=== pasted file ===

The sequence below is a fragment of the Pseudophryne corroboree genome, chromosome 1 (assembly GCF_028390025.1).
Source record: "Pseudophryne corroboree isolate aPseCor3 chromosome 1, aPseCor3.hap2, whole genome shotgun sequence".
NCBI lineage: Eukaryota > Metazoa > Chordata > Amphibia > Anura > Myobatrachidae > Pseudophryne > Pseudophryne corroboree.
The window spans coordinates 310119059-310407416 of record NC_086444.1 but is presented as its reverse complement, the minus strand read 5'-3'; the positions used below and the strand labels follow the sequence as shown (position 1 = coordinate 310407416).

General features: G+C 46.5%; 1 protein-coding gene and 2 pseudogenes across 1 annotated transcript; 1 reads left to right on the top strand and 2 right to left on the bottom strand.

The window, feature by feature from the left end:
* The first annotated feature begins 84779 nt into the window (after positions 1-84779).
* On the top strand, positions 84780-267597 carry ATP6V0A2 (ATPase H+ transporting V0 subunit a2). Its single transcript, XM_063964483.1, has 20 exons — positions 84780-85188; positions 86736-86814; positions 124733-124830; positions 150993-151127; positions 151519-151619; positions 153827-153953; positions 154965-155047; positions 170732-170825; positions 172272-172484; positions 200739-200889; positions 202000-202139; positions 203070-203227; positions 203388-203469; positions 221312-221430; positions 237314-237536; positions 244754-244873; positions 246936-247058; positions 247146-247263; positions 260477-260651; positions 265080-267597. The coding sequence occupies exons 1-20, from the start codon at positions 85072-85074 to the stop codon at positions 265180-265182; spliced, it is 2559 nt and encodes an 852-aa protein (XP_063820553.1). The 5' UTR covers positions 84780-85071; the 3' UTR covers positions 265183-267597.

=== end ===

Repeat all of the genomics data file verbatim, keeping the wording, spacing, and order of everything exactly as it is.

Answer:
The sequence below is a fragment of the Pseudophryne corroboree genome, chromosome 1 (assembly GCF_028390025.1).
Source record: "Pseudophryne corroboree isolate aPseCor3 chromosome 1, aPseCor3.hap2, whole genome shotgun sequence".
NCBI lineage: Eukaryota > Metazoa > Chordata > Amphibia > Anura > Myobatrachidae > Pseudophryne > Pseudophryne corroboree.
The window spans coordinates 310119059-310407416 of record NC_086444.1 but is presented as its reverse complement, the minus strand read 5'-3'; the positions used below and the strand labels follow the sequence as shown (position 1 = coordinate 310407416).

General features: G+C 46.5%; 1 protein-coding gene and 2 pseudogenes across 1 annotated transcript; 1 reads left to right on the top strand and 2 right to left on the bottom strand.

The window, feature by feature from the left end:
* The first annotated feature begins 84779 nt into the window (after positions 1-84779).
* On the top strand, positions 84780-267597 carry ATP6V0A2 (ATPase H+ transporting V0 subunit a2). Its single transcript, XM_063964483.1, has 20 exons — positions 84780-85188; positions 86736-86814; positions 124733-124830; positions 150993-151127; positions 151519-151619; positions 153827-153953; positions 154965-155047; positions 170732-170825; positions 172272-172484; positions 200739-200889; positions 202000-202139; positions 203070-203227; positions 203388-203469; positions 221312-221430; positions 237314-237536; positions 244754-244873; positions 246936-247058; positions 247146-247263; positions 260477-260651; positions 265080-267597. The coding sequence occupies exons 1-20, from the start codon at positions 85072-85074 to the stop codon at positions 265180-265182; spliced, it is 2559 nt and encodes an 852-aa protein (XP_063820553.1). The 5' UTR covers positions 84780-85071; the 3' UTR covers positions 265183-267597.